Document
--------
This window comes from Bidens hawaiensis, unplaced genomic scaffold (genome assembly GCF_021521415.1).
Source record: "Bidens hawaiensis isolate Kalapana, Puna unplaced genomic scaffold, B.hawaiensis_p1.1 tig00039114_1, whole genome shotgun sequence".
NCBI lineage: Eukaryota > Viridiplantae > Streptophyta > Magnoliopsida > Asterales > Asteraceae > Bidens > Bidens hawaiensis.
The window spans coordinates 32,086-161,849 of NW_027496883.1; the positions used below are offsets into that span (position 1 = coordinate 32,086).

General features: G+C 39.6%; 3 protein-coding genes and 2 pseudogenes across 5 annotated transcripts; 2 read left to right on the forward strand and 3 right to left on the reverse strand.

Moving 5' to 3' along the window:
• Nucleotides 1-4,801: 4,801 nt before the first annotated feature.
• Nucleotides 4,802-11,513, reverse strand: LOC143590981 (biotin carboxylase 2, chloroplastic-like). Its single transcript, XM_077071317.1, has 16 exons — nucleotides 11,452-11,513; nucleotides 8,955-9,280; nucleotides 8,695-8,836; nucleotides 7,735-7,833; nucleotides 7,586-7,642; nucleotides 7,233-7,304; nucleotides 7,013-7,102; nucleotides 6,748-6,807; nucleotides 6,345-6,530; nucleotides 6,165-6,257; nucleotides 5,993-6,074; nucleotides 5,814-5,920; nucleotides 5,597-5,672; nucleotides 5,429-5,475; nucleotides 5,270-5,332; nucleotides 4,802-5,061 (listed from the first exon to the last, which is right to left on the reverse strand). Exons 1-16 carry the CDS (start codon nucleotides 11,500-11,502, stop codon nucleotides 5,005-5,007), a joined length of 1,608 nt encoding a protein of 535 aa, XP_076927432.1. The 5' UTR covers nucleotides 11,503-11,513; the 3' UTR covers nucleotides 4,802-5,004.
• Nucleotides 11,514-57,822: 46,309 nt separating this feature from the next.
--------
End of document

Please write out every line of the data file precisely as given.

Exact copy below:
This window comes from Bidens hawaiensis, unplaced genomic scaffold (genome assembly GCF_021521415.1).
Source record: "Bidens hawaiensis isolate Kalapana, Puna unplaced genomic scaffold, B.hawaiensis_p1.1 tig00039114_1, whole genome shotgun sequence".
NCBI lineage: Eukaryota > Viridiplantae > Streptophyta > Magnoliopsida > Asterales > Asteraceae > Bidens > Bidens hawaiensis.
The window spans coordinates 32,086-161,849 of NW_027496883.1; the positions used below are offsets into that span (position 1 = coordinate 32,086).

General features: G+C 39.6%; 3 protein-coding genes and 2 pseudogenes across 5 annotated transcripts; 2 read left to right on the forward strand and 3 right to left on the reverse strand.

Moving 5' to 3' along the window:
• Nucleotides 1-4,801: 4,801 nt before the first annotated feature.
• Nucleotides 4,802-11,513, reverse strand: LOC143590981 (biotin carboxylase 2, chloroplastic-like). Its single transcript, XM_077071317.1, has 16 exons — nucleotides 11,452-11,513; nucleotides 8,955-9,280; nucleotides 8,695-8,836; nucleotides 7,735-7,833; nucleotides 7,586-7,642; nucleotides 7,233-7,304; nucleotides 7,013-7,102; nucleotides 6,748-6,807; nucleotides 6,345-6,530; nucleotides 6,165-6,257; nucleotides 5,993-6,074; nucleotides 5,814-5,920; nucleotides 5,597-5,672; nucleotides 5,429-5,475; nucleotides 5,270-5,332; nucleotides 4,802-5,061 (listed from the first exon to the last, which is right to left on the reverse strand). Exons 1-16 carry the CDS (start codon nucleotides 11,500-11,502, stop codon nucleotides 5,005-5,007), a joined length of 1,608 nt encoding a protein of 535 aa, XP_076927432.1. The 5' UTR covers nucleotides 11,503-11,513; the 3' UTR covers nucleotides 4,802-5,004.
• Nucleotides 11,514-57,822: 46,309 nt separating this feature from the next.